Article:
Archive for the ‘News & Updates’ Category

Holiday Hours at Birds & Beasleys

Sunday, December 17th, 2017

Holiday HoursHappy Holidays and Happy New Year from Birds & Beasleys! Enjoy time with your friends and family! Birds & Beasleys will be closed for two days during the holiday season. Check out our holiday hours below.

  • Christmas Day, Monday, December 25th: Closed
    • Regular hours will resume on Tuesday, December 26th
  • New Years Day, Monday, January 1st: Closed
    • Regular hours will resume on Tuesday, January 2nd

Downtown Helena First Friday at Birds & Beasleys

Sunday, December 17th, 2017
Jan ’18
5
5:00 pm

First FridayDowntown Helena First Friday is a wonderful event for the whole family to participate in. Stores in Downtown Helena along Last Chance Gulch will be open later (from 5 to 9 PM) on the First Friday of every month. Birds & Beasleys often has a special guest come in the store from 5:30 to 8:30 PM for First Friday. Stay updated on what is going on at Birds & Beasleys for First Friday by checking our Facebook page. Come join us Downtown! If you have any questions about this month’s event, give us a call. We are happy to answer any questions you may have.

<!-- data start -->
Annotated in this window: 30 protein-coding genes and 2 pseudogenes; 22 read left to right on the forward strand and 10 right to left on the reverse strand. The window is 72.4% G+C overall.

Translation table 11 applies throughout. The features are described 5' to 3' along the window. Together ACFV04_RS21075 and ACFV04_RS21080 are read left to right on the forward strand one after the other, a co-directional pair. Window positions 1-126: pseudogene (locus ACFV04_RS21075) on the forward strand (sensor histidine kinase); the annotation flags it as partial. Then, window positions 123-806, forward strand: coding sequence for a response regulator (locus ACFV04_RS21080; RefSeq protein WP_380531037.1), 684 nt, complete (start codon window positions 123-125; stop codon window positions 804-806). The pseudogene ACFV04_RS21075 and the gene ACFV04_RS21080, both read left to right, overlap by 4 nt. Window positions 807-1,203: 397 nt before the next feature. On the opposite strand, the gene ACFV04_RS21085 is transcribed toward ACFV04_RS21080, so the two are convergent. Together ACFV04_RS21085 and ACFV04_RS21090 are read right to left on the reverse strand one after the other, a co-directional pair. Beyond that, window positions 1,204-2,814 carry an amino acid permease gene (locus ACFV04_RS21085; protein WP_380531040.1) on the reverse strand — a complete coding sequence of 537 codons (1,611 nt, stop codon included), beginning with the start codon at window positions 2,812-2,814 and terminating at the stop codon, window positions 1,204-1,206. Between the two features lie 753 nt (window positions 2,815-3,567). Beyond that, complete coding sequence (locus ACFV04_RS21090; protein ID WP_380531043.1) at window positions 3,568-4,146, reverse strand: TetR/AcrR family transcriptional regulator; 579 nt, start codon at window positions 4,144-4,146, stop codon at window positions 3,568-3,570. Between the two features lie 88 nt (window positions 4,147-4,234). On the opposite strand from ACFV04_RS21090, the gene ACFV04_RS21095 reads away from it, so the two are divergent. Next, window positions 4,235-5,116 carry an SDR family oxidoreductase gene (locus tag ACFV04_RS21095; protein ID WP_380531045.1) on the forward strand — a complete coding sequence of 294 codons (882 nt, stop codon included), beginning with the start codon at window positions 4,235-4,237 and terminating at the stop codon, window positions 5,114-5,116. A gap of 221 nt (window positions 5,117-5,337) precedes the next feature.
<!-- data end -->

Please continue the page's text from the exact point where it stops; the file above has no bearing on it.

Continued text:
Cedar Waxwings in Helena

Monday, May 15th, 2017
The Cedar Waxwing will be arriving soon in Helena…
Description
The Cedar Waxwing has a reddish brown head and upper body and gray back, wings and tail. The head has a short crest, and face has a black mask, and black chin. The tip of the tail is yellow, and the belly is yellow. May have red spots on tips of secondary wing feathers. Females are similar to males with less prominent chin patch. Immature birds are similar to adults but more gray, streaked underside, and no black on the throat.
Size
length 14cm – 17cm
Environment
open woodland, farmland, parks and gardens, forest edges.
Food
fruit, insects.
Breeding
Nest is a fairly large open cup made of twigs, grass and moss, built in a tree fork. Lays two to six (usually four or five) pale blue gray eggs with scattered black spots.
Range
found throughout most of Canada, United States, Mexico and into Central America.
Classification
Class: Aves
Order: Passeriformes
Family: Bombycillidae
Genus: Bombycilla
Species: cedrorum

2017 Great Backyard Bird Count

Wednesday, January 11th, 2017

2017 Great Backyard Bird Count

Find out how to participate in the 2017 Great Backyard Bird Count